WASHINGTON, DC (NOVEMBER 13, 2023) – The Utility Workers Union of America (UWUA), AFL-CIO recently submitted comments to the Occupational Safety and Health Administration (OSHA) regarding the agency’s proposed rule on the Worker Walkaround Representative Designation Process.
In a letter to Assistant Secretary for Occupational Safety and Health Douglas Parker, UWUA National Safety Director John ‘Scotty’ MacNeill supports clarifying the process to have employees select any representative of their choice to accompany an investigator during an inspection, which can make a big difference between a fair investigation and an investigation that favors the employer. The letter outlines two incidents involving member fatalities where having a union representative on-site during the OSHA investigation resulted in more just outcomes.
The full text of the letter appears below:
November 13, 2023
Assistant Secretary for Occupational Safety and Health
U.S. Department of Labor
200 Constitution Ave., N.W.
Washington, DC 20210
Re: OSHA’s Proposed Rule on Worker Walkaround Representative Designation Process (Docket ID: OSHA-2023-0008)
Dear Mr. Parker:
The Utility Workers Union of America (UWUA), representing some 45,000 workers in the electric, gas and water utility sectors across the U.S. welcomes the opportunity to comment on OSHA’s proposed rule on the Worker Walkaround Representative Designation Process. The UWUA has long supported increasing worker participation in every stage of workplace safety and health investigations and welcomes clarification on the process for designating worker representatives during OSHA enforcement investigations.
In particular, the UWUA strongly supports the agency’s effort to clarify the intention to have employees select any representative of their choice, regardless of whether this person is an employee of the employer, to accompany the investigator during an inspection. In recent years, the UWUA national union has provided a walkaround representative in numerous incidents that have proven the difference between a fair investigation and one that unfairly weighs in the employer’s balance. Two examples of this illustrate many of the points made below.
First, in a Pennsylvania fatality incident, an overhead lineman, working with a crew operating a bucket truck was killed when the truck unexpectedly rolled downhill and overturned in the road. The worker, while still in the bucket, struck the road’s surface and died due to blunt force trauma. Once on site, the national union’s representative was able to educate the investigator on technological and work practice changes in the industry that were not immediately apparent, even to the workers themselves due to inadequate training having been provided – training that had been required by OSHA – on these changes.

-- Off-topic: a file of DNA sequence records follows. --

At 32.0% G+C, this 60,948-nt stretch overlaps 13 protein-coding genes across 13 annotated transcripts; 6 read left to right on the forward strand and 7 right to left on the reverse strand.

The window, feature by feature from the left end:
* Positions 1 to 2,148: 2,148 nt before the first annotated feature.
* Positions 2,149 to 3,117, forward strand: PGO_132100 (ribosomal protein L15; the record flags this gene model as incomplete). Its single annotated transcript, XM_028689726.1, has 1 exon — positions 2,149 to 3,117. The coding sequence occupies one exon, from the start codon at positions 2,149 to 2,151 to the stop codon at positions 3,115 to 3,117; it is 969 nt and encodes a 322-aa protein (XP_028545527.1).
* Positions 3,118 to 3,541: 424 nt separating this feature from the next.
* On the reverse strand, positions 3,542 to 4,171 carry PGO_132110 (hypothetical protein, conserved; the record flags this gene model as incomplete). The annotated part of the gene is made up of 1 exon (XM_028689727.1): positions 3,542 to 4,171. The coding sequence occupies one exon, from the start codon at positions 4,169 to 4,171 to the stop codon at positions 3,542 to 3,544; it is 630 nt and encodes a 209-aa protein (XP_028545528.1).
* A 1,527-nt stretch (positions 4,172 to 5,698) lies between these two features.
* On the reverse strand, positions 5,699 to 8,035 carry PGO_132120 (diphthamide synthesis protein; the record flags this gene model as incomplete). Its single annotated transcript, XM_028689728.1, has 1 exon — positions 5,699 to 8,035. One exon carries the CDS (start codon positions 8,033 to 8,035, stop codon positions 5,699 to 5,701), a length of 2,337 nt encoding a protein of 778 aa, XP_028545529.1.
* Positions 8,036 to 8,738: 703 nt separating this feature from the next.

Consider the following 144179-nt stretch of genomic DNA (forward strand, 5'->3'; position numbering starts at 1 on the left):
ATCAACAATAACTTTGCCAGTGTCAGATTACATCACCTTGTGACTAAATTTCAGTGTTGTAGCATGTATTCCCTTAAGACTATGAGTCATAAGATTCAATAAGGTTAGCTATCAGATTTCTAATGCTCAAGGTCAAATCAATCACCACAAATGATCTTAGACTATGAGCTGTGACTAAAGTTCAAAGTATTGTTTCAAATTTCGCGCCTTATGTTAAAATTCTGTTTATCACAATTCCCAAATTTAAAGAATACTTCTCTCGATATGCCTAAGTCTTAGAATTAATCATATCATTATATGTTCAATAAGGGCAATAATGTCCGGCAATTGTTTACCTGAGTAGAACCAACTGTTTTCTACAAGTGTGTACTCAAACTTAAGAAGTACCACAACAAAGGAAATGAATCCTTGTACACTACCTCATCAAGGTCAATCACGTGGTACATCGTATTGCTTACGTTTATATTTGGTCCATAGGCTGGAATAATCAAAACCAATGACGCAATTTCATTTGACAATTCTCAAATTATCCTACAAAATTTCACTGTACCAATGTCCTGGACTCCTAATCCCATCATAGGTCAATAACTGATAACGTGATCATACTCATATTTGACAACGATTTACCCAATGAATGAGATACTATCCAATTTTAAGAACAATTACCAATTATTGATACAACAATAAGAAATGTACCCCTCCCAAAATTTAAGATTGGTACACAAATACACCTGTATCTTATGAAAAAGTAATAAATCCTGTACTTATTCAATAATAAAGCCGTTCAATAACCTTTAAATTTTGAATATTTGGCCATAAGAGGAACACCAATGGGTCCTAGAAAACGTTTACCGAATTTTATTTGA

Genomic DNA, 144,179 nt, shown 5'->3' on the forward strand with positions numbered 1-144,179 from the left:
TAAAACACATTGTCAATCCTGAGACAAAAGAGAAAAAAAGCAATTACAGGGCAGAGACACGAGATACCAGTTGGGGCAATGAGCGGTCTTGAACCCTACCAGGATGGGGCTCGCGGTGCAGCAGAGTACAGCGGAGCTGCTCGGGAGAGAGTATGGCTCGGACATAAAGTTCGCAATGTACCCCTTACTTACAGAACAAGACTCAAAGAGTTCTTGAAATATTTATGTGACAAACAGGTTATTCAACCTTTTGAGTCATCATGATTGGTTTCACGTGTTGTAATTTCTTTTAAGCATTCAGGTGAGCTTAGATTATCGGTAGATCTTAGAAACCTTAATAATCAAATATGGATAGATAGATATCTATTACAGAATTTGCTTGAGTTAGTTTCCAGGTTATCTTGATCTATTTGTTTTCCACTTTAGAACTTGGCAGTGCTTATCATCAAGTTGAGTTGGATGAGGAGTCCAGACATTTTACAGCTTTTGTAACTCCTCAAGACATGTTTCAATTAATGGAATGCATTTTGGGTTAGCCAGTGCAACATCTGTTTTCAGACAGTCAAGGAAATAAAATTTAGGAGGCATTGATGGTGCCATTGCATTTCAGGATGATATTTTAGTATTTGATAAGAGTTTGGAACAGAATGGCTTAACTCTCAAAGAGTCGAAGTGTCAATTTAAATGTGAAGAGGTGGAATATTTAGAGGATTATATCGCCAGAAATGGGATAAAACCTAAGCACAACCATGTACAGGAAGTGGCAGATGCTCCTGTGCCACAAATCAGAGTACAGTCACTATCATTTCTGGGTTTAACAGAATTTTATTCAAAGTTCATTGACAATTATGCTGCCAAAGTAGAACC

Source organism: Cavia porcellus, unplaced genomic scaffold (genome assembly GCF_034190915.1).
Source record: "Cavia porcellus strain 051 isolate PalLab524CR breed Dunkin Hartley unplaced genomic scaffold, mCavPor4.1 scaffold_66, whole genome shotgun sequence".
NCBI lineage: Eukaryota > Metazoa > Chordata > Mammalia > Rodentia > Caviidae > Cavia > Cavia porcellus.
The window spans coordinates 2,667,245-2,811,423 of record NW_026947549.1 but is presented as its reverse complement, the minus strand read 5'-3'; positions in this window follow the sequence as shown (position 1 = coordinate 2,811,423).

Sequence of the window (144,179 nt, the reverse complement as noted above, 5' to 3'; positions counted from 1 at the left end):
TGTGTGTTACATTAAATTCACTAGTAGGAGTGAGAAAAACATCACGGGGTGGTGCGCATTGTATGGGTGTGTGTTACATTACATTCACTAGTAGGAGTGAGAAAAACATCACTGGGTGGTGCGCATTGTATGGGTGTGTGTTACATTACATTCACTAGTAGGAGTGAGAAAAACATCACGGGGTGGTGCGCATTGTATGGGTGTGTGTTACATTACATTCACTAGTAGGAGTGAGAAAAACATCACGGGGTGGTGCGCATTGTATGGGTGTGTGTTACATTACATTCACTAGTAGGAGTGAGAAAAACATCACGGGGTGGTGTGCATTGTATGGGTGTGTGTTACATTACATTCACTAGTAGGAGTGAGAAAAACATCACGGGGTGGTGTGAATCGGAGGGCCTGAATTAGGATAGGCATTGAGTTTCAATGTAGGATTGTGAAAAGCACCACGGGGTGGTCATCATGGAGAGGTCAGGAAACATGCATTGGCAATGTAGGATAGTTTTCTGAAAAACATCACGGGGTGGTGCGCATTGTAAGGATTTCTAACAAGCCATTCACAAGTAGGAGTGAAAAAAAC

The truck in question had not been equipped with an inclinometer – a simple device that indicates how many degrees off-level a truck may be sitting. Having been made prior to the introduction of these devices, the truck had not been retrofitted – again as required by OSHA – meaning the work crew had no objective means of evaluating the risk. Second, the truck was not parked on firm ground, due to considerable amounts of rain the previous evening having made the ground soft. Again, OSHA standards having been changed on this issue, the employer had failed in its duty to properly train the workers on these new standards.
As the investigator was not, himself, an overhead lineman, and as the workers involved had not been educated on changes within the industry and were understandably emotionally wrought in the wake of the accident, it fell to the workers’ designated representative to educate everyone about these changes in technology and practice. This, in turn, made it clear to the investigator that, far from the workers being at fault, the employer had failed in its duty to properly equip the truck and ensure current industry technologies and safety standards were being followed, leading to a much different, and more just outcome.
In a second fatality incident in Michigan, the designated worker representative, once more from the UWUA national union, was again able to explain how lack of proper work safety process was to blame for an accident rather than fault being unjustly placed on an individual worker. Absent this representative being present to balance the power dynamic, however, the employer would have had the opportunity to avoid accountability and, perhaps worse, make no adjustments to its safety practices, thus creating the potential for further incidents in the future. This is a key point – an accident investigation must do more than simply assess a given incident in a vacuum but, rather, must also be sure that behavior changes so that future hazards are avoided. One fatality is bad enough without poor safety practices leading to additional deaths down the line.